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Opinions from Others.

4th September 1913
Page 19
Page 19, 4th September 1913 — Opinions from Others.
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Which of the following most accurately describes the problem?

Speedometers on Commercial Vehicles.

The Editor, TEE COMMERCIAL MOTOR. IA 2351 Sir,I cannot readily understand how it is that one frequently hear S of speedometers not being sufficiently reliable for use on commercial vehicles. Po the statements originate from prejudiced parties and if so., what. are the ground S for objeetion 1-

YourS faithfully, 'OK SHIRE.

To Driver-users of Benzole.

The Editor, THE COMMERCIAL MOTOR, [1236] Sir,—I should be glad to hear the \ iews of any actual driver who has run his machine oil benzoie as to the comparison in mileage to be obtained. between the latter spirit awl petrol. To my idea, it is surprising how many drivers are regularly using the heavier brands of petrol when benzoie might possibly be used with advantage.

I have made several inquiries locally, particularly from the owners of chars-a-banes, but in all eases only petrol had been used. Will an commercial driy er Who has tried benzoic; give his experie.nees, especially as to carburetter adjustment and mileage attained :? The information will no doubt prove interesting to inanY .owners and diivers.—Yours faithfully,

WeSt -Riding. CROSS.

[The tax oil lint-mole is not collected at present cn small -.quantities,. and providing „cheap cartage facilities a-ire available in our Coiresponderitis bourhOod, he' should be able to effectconsiderable evonomY .by using the home-produced fuel, taking into account its proved extra-mileage capacity. We shall be hapPy to afford publicity in the " D. and V." pages to short notes concerning drivers' ex periences of benzole.consumptio.— • Where Shall I Deal ? The Local Man's Facilities.

The Editor, THE COMMERCIAL MOTOR..

11237] Sir,—Over and above the question of whether a local agent is an asset in respect of the distribution and sale of commercial vehicles,. there is, in our opinion, one other most important matter which must now, or, at any rate., in the near future, occupy the earnest consideration of every firm which makes; any pretence to handle the business-vehicle side of the motor trade. This is a point which, to our mind, is quite as important as that of actual: sales. We refer to the suitability of the agent's premises for dealing with the vehicles which he supplies. We go SO far as to say that some large firms might feel that an ageot, with premises in, perhaps, some narrow street, where he could not manteuvre any van of considerable size, would, not be a suitable man to look after the business fOrthem. Now we quite realize that big premises mearr.a big outlay for dead charges, but; nevertheless, a manufacturer has had to make his outlay in order toget his vehicles ready, and, in our opinion, the agent-must now do the same, in order to fit him to handle those vehicles if he wants the business.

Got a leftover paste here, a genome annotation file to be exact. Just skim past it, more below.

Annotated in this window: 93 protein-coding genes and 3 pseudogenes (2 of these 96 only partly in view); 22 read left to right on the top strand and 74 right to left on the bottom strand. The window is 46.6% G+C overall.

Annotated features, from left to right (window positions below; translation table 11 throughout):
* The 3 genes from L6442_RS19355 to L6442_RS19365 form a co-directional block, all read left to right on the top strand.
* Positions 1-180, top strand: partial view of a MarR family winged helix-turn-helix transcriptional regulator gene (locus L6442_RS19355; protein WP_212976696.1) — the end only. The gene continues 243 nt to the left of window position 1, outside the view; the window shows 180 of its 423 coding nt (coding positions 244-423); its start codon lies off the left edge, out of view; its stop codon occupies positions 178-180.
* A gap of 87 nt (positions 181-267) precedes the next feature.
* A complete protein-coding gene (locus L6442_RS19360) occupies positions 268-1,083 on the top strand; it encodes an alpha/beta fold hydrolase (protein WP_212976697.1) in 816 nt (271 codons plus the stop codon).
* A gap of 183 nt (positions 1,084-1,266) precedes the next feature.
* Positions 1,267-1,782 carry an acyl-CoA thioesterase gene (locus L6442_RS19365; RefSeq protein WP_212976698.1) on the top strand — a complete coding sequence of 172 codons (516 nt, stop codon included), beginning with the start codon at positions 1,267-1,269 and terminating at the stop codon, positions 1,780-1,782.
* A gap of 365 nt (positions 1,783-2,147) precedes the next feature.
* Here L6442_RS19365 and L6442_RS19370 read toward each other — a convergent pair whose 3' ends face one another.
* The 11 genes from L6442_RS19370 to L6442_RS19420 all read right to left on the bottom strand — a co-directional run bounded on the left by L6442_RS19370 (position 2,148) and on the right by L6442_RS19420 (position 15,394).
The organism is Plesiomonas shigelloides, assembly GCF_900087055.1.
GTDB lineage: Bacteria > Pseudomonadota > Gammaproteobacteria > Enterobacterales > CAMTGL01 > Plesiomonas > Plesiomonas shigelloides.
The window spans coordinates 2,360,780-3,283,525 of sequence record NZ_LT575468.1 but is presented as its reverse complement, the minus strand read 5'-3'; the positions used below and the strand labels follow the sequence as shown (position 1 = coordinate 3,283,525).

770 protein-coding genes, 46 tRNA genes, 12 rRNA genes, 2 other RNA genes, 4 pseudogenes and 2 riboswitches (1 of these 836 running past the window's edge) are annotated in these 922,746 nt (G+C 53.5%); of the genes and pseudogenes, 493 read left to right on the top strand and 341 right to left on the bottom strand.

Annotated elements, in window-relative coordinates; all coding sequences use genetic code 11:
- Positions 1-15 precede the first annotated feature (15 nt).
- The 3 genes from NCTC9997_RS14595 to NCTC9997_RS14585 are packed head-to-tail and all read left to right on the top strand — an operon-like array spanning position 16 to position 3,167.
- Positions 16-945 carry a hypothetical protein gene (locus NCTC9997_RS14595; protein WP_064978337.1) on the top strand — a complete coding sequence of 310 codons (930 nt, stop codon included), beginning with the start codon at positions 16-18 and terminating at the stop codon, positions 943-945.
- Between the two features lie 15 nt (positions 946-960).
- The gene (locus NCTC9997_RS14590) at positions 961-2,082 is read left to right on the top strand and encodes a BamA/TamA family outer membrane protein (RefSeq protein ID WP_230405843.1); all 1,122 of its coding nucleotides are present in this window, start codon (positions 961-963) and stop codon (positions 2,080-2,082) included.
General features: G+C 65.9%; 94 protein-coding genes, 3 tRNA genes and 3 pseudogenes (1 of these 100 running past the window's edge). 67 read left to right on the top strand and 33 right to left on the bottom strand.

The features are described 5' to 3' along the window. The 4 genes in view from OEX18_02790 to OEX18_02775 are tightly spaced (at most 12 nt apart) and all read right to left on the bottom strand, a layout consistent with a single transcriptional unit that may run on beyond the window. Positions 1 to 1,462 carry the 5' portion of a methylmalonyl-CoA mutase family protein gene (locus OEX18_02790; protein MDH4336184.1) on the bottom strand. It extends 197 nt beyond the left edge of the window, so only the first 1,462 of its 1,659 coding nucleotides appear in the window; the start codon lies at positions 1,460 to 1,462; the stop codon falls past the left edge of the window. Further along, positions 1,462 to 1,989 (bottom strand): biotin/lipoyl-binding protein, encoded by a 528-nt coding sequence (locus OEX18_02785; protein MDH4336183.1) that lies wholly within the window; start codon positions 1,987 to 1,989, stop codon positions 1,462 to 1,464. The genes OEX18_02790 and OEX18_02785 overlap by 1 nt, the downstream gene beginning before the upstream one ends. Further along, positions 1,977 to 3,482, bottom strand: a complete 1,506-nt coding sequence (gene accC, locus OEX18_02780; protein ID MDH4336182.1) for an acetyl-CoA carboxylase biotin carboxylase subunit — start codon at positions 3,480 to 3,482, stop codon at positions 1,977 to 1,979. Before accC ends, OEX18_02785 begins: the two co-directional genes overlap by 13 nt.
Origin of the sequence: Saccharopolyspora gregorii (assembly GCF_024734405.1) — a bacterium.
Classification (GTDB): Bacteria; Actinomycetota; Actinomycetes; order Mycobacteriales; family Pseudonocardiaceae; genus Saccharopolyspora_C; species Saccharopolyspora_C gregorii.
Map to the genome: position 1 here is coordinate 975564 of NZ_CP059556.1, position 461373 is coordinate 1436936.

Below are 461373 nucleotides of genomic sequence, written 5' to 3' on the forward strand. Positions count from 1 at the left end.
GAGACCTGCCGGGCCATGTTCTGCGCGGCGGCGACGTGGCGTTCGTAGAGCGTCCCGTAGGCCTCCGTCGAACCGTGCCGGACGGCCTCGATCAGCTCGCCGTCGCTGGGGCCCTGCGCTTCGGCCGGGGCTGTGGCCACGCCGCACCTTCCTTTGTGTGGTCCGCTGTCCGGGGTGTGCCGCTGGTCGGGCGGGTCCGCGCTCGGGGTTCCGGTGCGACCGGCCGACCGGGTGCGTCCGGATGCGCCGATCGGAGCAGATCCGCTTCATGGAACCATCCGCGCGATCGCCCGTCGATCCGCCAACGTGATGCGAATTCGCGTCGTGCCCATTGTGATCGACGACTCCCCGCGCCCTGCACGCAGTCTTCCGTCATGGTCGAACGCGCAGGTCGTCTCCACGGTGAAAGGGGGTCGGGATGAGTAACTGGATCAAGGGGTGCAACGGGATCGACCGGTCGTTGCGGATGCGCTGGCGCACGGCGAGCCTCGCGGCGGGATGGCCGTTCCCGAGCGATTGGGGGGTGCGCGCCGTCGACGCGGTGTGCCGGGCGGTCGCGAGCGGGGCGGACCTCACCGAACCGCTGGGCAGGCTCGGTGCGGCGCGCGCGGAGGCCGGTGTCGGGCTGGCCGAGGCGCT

We perhaps may be excused for quoting our own. premises as an example of the facilities which are desirable for this branch of the business in provincial towns. We have exceptionally-fine. premises in Southampton, which we„ ao not hesitate to claim it would he hard to beat anywhere on the South Coast in respect of their capacity for. dealing with the largest vans and lorries. The accommodation is on the ground floor, which is stone-paved, and the head-room is nowhere less than 15 ft.; thus easily accommodating such big vehicles as mail vans • and motorbuses. 111.eNamara's postal services are handled in Southamps ton in our depot. That is an example of satisfactory equipment. One day recently, in our garage, we noticed at the same time two a these big mail canal three two-ton. vans, two travellers' sample vans, a 40 h.p.. platform lorry, and a 40-seated char-a-banes-One, of the largest in the district. We have ample room and exceptional facilities for maintenance and repair.—Y.onrs faithfully,

Southampton. PARSONS AND KEMBALL, LTD.

Proposed North of England Parade.

The Editor, THE ComtracIAL MOTOR. • [1238] Sir,—Your leader on the above subject in your issue-of 21st ult. ha's attracted my attention, and I again raise my voice in favour o I the proposed pa: ade's being held in Manchester. The city is centrally situated and easy of access from the Lancashire, Cheshire, Derbyshire, and many Yorkshire towns, wherein are to be found a very large number of commercial vehicles. Many of them could doubtless arrange to deliver their loads and appear on parade afterwards, particularly if it were held on a Saturday afternoon. If the parade be arranged there can be no doubt whatever that we shall have to invoke the aid of some of these who have contributed to the remarkable organization of the London events.----Yours faithfully,

PHILIP KERSHAW.

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